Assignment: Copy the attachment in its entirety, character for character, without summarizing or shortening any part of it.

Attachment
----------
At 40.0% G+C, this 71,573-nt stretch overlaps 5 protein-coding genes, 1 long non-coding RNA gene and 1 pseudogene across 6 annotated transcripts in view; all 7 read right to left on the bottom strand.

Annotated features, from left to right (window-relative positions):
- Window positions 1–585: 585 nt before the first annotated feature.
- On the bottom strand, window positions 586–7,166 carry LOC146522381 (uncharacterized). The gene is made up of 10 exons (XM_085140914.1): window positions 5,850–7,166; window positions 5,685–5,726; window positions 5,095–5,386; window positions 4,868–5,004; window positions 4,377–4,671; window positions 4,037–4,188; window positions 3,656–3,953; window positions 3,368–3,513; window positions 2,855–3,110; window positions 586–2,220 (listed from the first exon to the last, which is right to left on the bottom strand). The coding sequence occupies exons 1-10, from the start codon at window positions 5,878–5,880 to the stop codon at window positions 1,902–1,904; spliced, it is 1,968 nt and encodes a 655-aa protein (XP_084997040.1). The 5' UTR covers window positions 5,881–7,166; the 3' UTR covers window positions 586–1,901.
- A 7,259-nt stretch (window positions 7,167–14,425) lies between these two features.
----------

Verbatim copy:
At 40.0% G+C, this 71,573-nt stretch overlaps 5 protein-coding genes, 1 long non-coding RNA gene and 1 pseudogene across 6 annotated transcripts in view; all 7 read right to left on the bottom strand.

Annotated features, from left to right (window-relative positions):
- Window positions 1–585: 585 nt before the first annotated feature.
- On the bottom strand, window positions 586–7,166 carry LOC146522381 (uncharacterized). The gene is made up of 10 exons (XM_085140914.1): window positions 5,850–7,166; window positions 5,685–5,726; window positions 5,095–5,386; window positions 4,868–5,004; window positions 4,377–4,671; window positions 4,037–4,188; window positions 3,656–3,953; window positions 3,368–3,513; window positions 2,855–3,110; window positions 586–2,220 (listed from the first exon to the last, which is right to left on the bottom strand). The coding sequence occupies exons 1-10, from the start codon at window positions 5,878–5,880 to the stop codon at window positions 1,902–1,904; spliced, it is 1,968 nt and encodes a 655-aa protein (XP_084997040.1). The 5' UTR covers window positions 5,881–7,166; the 3' UTR covers window positions 586–1,901.
- A 7,259-nt stretch (window positions 7,167–14,425) lies between these two features.